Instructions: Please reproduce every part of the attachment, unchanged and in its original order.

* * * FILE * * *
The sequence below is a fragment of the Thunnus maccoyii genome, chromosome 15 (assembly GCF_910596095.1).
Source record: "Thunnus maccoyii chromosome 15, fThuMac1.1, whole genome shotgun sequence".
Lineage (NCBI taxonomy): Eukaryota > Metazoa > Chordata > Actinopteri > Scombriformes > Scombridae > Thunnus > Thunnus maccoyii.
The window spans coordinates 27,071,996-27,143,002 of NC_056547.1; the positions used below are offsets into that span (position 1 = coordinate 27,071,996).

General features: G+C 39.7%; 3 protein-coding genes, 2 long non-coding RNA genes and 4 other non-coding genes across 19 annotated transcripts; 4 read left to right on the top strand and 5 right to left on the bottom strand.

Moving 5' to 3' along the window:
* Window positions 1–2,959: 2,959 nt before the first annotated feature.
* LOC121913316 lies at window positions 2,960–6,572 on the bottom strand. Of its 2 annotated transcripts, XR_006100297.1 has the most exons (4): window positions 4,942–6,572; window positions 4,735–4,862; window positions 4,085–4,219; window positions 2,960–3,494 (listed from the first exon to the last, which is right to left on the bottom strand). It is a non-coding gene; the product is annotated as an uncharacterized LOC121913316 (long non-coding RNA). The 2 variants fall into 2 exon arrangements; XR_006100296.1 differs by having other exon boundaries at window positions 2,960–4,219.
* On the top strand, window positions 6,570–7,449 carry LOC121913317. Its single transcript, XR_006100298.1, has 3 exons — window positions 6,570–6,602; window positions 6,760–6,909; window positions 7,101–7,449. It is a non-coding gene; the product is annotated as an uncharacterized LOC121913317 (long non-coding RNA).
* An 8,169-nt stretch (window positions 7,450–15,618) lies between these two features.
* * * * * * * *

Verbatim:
The sequence below is a fragment of the Thunnus maccoyii genome, chromosome 15 (assembly GCF_910596095.1).
Source record: "Thunnus maccoyii chromosome 15, fThuMac1.1, whole genome shotgun sequence".
Lineage (NCBI taxonomy): Eukaryota > Metazoa > Chordata > Actinopteri > Scombriformes > Scombridae > Thunnus > Thunnus maccoyii.
The window spans coordinates 27,071,996-27,143,002 of NC_056547.1; the positions used below are offsets into that span (position 1 = coordinate 27,071,996).

General features: G+C 39.7%; 3 protein-coding genes, 2 long non-coding RNA genes and 4 other non-coding genes across 19 annotated transcripts; 4 read left to right on the top strand and 5 right to left on the bottom strand.

Moving 5' to 3' along the window:
* Window positions 1–2,959: 2,959 nt before the first annotated feature.
* LOC121913316 lies at window positions 2,960–6,572 on the bottom strand. Of its 2 annotated transcripts, XR_006100297.1 has the most exons (4): window positions 4,942–6,572; window positions 4,735–4,862; window positions 4,085–4,219; window positions 2,960–3,494 (listed from the first exon to the last, which is right to left on the bottom strand). It is a non-coding gene; the product is annotated as an uncharacterized LOC121913316 (long non-coding RNA). The 2 variants fall into 2 exon arrangements; XR_006100296.1 differs by having other exon boundaries at window positions 2,960–4,219.
* On the top strand, window positions 6,570–7,449 carry LOC121913317. Its single transcript, XR_006100298.1, has 3 exons — window positions 6,570–6,602; window positions 6,760–6,909; window positions 7,101–7,449. It is a non-coding gene; the product is annotated as an uncharacterized LOC121913317 (long non-coding RNA).
* An 8,169-nt stretch (window positions 7,450–15,618) lies between these two features.